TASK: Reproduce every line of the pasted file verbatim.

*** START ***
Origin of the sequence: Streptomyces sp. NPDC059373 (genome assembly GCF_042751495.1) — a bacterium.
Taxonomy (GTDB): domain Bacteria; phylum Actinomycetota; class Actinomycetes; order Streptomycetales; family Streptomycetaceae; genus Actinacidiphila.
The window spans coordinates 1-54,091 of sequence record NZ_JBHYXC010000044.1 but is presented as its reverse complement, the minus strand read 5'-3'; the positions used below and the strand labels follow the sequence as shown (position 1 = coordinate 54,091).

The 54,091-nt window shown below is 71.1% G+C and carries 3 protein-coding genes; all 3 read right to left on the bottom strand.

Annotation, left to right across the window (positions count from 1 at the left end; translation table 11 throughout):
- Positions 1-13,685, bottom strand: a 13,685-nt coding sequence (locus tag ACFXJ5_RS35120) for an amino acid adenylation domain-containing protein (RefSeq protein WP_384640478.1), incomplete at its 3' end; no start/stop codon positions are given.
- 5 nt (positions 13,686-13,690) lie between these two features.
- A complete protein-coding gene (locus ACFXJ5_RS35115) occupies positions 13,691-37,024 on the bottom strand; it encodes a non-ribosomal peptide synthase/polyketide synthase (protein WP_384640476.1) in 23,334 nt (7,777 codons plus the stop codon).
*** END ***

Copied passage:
Origin of the sequence: Streptomyces sp. NPDC059373 (genome assembly GCF_042751495.1) — a bacterium.
Taxonomy (GTDB): domain Bacteria; phylum Actinomycetota; class Actinomycetes; order Streptomycetales; family Streptomycetaceae; genus Actinacidiphila.
The window spans coordinates 1-54,091 of sequence record NZ_JBHYXC010000044.1 but is presented as its reverse complement, the minus strand read 5'-3'; the positions used below and the strand labels follow the sequence as shown (position 1 = coordinate 54,091).

The 54,091-nt window shown below is 71.1% G+C and carries 3 protein-coding genes; all 3 read right to left on the bottom strand.

Annotation, left to right across the window (positions count from 1 at the left end; translation table 11 throughout):
- Positions 1-13,685, bottom strand: a 13,685-nt coding sequence (locus tag ACFXJ5_RS35120) for an amino acid adenylation domain-containing protein (RefSeq protein WP_384640478.1), incomplete at its 3' end; no start/stop codon positions are given.
- 5 nt (positions 13,686-13,690) lie between these two features.
- A complete protein-coding gene (locus ACFXJ5_RS35115) occupies positions 13,691-37,024 on the bottom strand; it encodes a non-ribosomal peptide synthase/polyketide synthase (protein WP_384640476.1) in 23,334 nt (7,777 codons plus the stop codon).